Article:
THE SKYWRITING MIRACLE
It began when I was in a taxi cab in Washington, DC, on my way to the DC Spartans’ Green & White Scholarship Gala. Checking my Facebook feed on my smartphone, I saw many posts with pictures of the “Go Blue” skywriting.
Why were Spartans posting this?
It turned out the “Go Blue” was written in smoke over Spartan Stadium before the game against Youngstown State.
As I started to read the comments, I worried that the conversation might deteriorate, as these things often do, into something that would negatively reflect on our Spartan Nation. Then I glanced at my wrist. I have worn a teal bracelet there for over four years as a celebration of my wife Colleen and her battle with ovarian cancer. It began just as I was starting my service with the MSU Alumni Association. She was saved by extraordinary doctors at the University of Michigan Comprehensive Cancer Center, who beat back the monster with Cisplatin, the miracle chemotherapy drug invented here at Michigan State (see the cover story, Spring 2011).
Why not use this sky writing incident as an opportunity to show how our two schools could continue this collaboration?
I tapped out a message challenging Spartans to respond by donating to the Michigan Ovarian Cancer Alliance, MIOCA, which is located in Ann Arbor. I copied the message into the comment section of every “Go Blue” picture I could find.
The DC gala raised thousands for the club’s scholarship fund and it felt great being surrounded by the magic of Spartans helping Spartans. Returning to my hotel, I was astounded by an email from Pam Dahlmann, the executive director of MIOCA, who reported that donations had been so numerous it crashed their PayPal site. “We’ll fix it,” wrote this UM alumna. “Keep it up!”
Thus began what has been dubbed “The Sky Writing Miracle.” By Sunday evening, Spartans were contributing $1,000 per hour to MIOCA. They were passing the message on to other Spartans. By Monday afternoon, this phenomenon had spread across both Twitter And Facebook and vaulted over to the mainstream media. I spoke with Mlive.com, the Detroit Free Press, the Detroit News, our own State News and the Lansing State Journal. All three local TV stations covered the story, including WKAR’s Current State, and it generated plenty of conversation in sports talk programs.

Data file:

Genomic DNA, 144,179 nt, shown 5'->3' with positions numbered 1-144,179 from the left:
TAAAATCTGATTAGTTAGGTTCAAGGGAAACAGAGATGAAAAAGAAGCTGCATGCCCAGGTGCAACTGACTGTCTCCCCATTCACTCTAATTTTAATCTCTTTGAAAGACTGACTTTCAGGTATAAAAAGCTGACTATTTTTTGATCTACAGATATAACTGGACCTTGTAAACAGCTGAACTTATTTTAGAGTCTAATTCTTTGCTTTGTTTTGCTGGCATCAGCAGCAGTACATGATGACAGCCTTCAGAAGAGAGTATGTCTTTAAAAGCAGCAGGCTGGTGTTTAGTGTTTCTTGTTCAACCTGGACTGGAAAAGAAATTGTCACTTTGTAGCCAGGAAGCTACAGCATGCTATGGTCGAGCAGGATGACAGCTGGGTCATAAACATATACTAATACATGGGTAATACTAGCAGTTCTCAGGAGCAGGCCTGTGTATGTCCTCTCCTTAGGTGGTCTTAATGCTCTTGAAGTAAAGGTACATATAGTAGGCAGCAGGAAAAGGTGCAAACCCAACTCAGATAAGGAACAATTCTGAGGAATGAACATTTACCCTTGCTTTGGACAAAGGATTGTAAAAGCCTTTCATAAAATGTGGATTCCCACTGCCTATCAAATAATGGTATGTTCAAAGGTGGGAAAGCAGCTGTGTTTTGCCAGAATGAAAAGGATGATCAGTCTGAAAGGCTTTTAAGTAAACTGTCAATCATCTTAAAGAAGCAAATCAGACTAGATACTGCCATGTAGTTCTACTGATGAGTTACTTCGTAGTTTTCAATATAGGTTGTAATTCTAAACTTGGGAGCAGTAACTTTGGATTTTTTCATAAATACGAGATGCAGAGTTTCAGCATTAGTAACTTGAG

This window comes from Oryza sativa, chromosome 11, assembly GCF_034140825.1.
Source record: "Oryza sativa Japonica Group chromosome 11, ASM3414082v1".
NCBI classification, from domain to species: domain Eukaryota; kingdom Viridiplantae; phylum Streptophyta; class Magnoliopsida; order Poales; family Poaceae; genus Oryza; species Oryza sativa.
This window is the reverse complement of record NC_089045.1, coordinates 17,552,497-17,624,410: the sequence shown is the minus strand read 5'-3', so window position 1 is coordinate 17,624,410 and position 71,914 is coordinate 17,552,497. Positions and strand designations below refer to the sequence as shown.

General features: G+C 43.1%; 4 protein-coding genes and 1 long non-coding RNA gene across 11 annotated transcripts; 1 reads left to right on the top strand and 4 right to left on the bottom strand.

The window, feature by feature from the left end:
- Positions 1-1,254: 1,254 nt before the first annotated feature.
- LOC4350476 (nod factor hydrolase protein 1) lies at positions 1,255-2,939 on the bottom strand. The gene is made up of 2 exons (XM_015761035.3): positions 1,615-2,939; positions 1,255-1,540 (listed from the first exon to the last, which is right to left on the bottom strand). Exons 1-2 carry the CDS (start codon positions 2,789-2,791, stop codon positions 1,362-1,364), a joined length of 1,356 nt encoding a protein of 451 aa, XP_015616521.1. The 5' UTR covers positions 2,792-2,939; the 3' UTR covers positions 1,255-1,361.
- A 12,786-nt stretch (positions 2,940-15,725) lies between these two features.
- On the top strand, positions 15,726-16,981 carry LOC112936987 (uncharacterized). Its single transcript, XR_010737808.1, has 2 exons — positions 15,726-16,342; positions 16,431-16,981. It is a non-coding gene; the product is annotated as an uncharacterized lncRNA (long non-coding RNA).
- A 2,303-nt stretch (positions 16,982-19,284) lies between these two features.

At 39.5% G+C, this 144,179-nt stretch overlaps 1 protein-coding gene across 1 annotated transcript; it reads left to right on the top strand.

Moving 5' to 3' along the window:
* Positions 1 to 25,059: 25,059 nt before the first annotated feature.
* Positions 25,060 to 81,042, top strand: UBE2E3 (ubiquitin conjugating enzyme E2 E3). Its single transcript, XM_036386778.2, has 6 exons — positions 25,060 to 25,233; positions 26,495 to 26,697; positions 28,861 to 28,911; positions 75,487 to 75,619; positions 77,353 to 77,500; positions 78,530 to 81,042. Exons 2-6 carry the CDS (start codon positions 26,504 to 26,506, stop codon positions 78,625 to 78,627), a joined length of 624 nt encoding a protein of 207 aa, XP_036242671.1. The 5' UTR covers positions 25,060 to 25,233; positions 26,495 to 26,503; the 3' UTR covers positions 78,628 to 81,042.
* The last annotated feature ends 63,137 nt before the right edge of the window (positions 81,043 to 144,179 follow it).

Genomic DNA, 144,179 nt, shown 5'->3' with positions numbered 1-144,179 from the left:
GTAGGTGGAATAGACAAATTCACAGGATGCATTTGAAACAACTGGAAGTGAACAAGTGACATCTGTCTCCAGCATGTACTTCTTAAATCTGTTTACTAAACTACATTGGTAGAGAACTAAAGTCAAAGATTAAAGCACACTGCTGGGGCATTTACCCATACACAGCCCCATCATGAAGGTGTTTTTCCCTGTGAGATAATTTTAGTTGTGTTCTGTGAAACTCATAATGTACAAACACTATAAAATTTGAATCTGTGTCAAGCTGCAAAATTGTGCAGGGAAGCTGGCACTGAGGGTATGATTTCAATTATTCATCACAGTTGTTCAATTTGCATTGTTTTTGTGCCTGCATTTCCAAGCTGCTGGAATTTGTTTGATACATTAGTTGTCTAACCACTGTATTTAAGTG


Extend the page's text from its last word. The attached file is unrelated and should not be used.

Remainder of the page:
The high road that our Spartan Family had embraced was snowballing. The Associated Press got the story out, spreading to dozens of news sites across the country. ESPN, CBS and ABC all cheered this new approach to rivalry.
By halftime of the Notre Dame game, we had raised over $37,000. Beyond the money, awareness about this silent killer had grown. Tens of thousands learned about the test that women can take to see if they have a BRCA gene mutation that might be a future cancer predictor and the hope that ovarian cancer research, happening right here at MSU, can provide. I received letters and emails from survivors, care givers and people who had lost family members. One young woman wrote, “I was always afraid to get tested for the gene mutation. Seeing the strength of our MSU family has given me the courage to do it.”
We learned a lot about the power of social media and about more productive alternatives to I’m-better-than-you chest pounding. We showed that we can be the best we can be without degrading our rivals. We demonstrated that with a powerful, positive message, we can get the world’s attention. We can even rally people who aren’t always our fans to take positive action.
In the end, led by Spartans, hundreds around the world helped raise over $42,000 for MIOCA, a small group of courageous women who are tackling a huge challenge.
I congratulate Spartan Nation for making possible the Skywriting Miracle. It perfectly fits a theme in this issue of the MSU Alumni Magazine about what it means to be a Spartan.
W. Scott Westerman III, ’78
Executive Director, MSU Alumni Association